You are on page 1of 2

Action Archaeology

El Pilar Archaeological Reserve for Flora and Fauna

As your plane dips its wings towards the jungle canopies of the Maya forest,
there is not much to tell the layman what lies beneath the towering trees. There
is little sign of what archaeologists have been surveying for the past years.
Neither is there any sign of political borders from the air. But it is under this
canopy that the Maya monuments of El Pilar site, stretching over an area of 100
acres.

The ruins of El Pilar today show that it was once the primary administration
center for the Belize River area, filled with Maya plazas, temples and palaces
that were built over a course of 15 centuries, from 500 BC to 1000 AD. How
this ancient society developed, and understanding its relationship to the
resources and environment of the Maya forest around it is the main objective of
the Belize River Archaeological Settlement Survey (BRASS)/El Pilar Program.
It is the past that will illuminate the present, and prepare a path for the future.

Ancient Traditions, Contemporary Solutions: The original plan for


preserving El Pilar in Belize has grown into an unprecedented multi-
nationalprogram that would encompass the remains of the ancient Maya
community of El Pilar, complete with plans to develop further research,
preserve and cultivate the native resources of the jungle surrounding the center,
and improve living standards for villagers in the vicinity. The project has
already attracted professionals from a wide variety of fields,
from Archaeology to Zoology.
Beyond Borders: The plans for the El Pilar Archaeological Reserve call for the
park to stretch into Guatemala's Poniente Pilar, another sector of greater El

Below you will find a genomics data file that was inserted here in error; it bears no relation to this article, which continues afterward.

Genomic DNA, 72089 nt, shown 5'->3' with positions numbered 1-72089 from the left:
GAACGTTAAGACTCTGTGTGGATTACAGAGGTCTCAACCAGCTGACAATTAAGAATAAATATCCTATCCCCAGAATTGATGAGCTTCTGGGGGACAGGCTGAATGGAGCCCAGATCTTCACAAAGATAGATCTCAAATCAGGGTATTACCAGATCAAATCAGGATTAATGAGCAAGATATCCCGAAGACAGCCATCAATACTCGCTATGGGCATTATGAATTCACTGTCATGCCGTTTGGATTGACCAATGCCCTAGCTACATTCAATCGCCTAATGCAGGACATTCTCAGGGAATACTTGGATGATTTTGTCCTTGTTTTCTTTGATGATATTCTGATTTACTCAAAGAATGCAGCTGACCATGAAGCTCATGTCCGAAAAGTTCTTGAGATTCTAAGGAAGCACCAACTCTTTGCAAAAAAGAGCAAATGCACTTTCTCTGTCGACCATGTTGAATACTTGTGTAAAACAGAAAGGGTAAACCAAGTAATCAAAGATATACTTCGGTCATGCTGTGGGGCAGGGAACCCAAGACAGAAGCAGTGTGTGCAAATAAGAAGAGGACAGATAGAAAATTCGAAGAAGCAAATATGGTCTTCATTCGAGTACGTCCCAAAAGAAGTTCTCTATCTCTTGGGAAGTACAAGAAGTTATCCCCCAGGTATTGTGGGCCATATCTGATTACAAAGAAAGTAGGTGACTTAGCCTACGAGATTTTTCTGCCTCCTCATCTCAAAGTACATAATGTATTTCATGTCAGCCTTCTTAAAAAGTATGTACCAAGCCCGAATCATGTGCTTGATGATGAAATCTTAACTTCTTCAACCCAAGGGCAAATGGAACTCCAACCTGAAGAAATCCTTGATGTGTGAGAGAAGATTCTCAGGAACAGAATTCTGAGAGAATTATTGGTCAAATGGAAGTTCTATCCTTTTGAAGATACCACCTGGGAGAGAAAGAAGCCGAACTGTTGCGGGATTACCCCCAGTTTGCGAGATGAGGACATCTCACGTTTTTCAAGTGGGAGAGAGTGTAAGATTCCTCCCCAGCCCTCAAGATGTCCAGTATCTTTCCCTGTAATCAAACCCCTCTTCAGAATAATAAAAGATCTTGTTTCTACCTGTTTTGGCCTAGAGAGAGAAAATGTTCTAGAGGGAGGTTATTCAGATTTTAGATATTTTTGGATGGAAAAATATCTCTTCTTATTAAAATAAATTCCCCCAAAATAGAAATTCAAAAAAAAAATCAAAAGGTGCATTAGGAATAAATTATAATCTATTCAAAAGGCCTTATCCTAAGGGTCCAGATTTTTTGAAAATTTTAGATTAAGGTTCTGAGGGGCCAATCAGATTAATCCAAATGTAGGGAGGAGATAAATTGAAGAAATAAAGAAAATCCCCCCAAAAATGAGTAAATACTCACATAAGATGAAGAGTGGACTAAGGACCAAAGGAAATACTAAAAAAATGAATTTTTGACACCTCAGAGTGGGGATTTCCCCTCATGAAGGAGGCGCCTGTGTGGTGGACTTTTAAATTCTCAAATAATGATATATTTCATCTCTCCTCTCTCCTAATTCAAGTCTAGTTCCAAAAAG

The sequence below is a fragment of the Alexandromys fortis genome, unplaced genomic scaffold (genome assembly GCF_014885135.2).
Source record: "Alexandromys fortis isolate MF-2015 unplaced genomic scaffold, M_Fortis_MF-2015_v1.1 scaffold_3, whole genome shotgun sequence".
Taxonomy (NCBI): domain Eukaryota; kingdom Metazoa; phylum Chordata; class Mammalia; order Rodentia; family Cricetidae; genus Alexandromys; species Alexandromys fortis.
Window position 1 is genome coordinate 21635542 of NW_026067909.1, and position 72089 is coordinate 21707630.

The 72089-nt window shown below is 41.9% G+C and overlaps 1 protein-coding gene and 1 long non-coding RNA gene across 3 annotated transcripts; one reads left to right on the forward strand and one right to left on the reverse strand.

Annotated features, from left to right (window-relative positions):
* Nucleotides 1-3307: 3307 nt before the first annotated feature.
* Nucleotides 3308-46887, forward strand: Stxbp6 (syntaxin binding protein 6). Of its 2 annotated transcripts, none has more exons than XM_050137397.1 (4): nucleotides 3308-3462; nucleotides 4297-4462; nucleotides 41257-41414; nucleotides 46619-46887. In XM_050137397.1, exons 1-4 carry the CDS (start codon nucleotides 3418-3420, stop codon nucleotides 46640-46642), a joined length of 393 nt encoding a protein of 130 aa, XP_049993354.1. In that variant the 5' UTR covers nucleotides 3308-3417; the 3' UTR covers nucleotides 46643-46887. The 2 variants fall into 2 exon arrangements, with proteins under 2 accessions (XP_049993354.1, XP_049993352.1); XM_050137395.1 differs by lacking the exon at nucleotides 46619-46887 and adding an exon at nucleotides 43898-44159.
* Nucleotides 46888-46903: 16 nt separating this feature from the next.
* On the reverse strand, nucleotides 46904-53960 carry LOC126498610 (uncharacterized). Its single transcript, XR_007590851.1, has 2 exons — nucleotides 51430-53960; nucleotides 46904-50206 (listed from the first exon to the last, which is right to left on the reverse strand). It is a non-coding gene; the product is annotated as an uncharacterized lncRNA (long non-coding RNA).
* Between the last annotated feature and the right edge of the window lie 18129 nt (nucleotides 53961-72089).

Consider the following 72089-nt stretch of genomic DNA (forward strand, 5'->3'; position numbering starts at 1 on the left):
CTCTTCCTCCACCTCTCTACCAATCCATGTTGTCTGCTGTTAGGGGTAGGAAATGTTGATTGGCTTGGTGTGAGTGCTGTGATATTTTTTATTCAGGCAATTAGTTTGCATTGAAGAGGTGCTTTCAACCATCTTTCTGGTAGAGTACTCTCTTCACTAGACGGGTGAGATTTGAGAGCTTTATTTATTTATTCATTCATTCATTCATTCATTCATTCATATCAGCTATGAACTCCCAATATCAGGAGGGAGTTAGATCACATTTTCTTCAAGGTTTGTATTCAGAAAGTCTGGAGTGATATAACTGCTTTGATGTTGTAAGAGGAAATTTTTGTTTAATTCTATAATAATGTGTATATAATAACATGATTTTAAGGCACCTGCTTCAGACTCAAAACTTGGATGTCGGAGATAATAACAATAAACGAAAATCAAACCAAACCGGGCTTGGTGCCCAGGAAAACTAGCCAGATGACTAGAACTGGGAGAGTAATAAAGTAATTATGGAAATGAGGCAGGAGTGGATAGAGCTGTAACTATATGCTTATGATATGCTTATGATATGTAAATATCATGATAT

Pilar connected via an ancient Maya causeway. Just as, from the air, political
boundaries are invisible, we are convinced that the needs and desires of its
people bypass politics as well. There has already been a great deal of interest
shown from both Belize and Guatemala, and from neighboring Mexico as well.

Building A Future From The Past: If the program's success is dependent on


the cooperation among governments, the bottom line of depends on the people
of the area. One of the BRASS/El Pilar program's goals is to guide the citizens
of the area towards a new way of looking at resource conservation and
management. The reserve design will provide short-term benefits for the
people, as well as bring responsible long-term solutions to the economic needs
of the area.

Exploring Plaza Copal at El Pilar

Through an eco-tourism approach, the reserve will spotlight the daily life of the
Maya and their methods of co-existing with the environment. In the main
visitors center and throughout the park, research, educational programs and
exhibits will show that the people who walk in the Maya's footsteps can benefit
from ancient methods to produce a sustainable and economically viable
solution to the area's needs.

Making It Work: The BRASS/El Pilar program intends not only to help the
local community, but the global community as well. Through the example set
by helping citizens keep El Pilar as a monument to the past and convincing
evidence for the future, we hope that the project will be used as a model for
conservation programs in Central America -- and beyond. We invite you to
help us achieve our goals.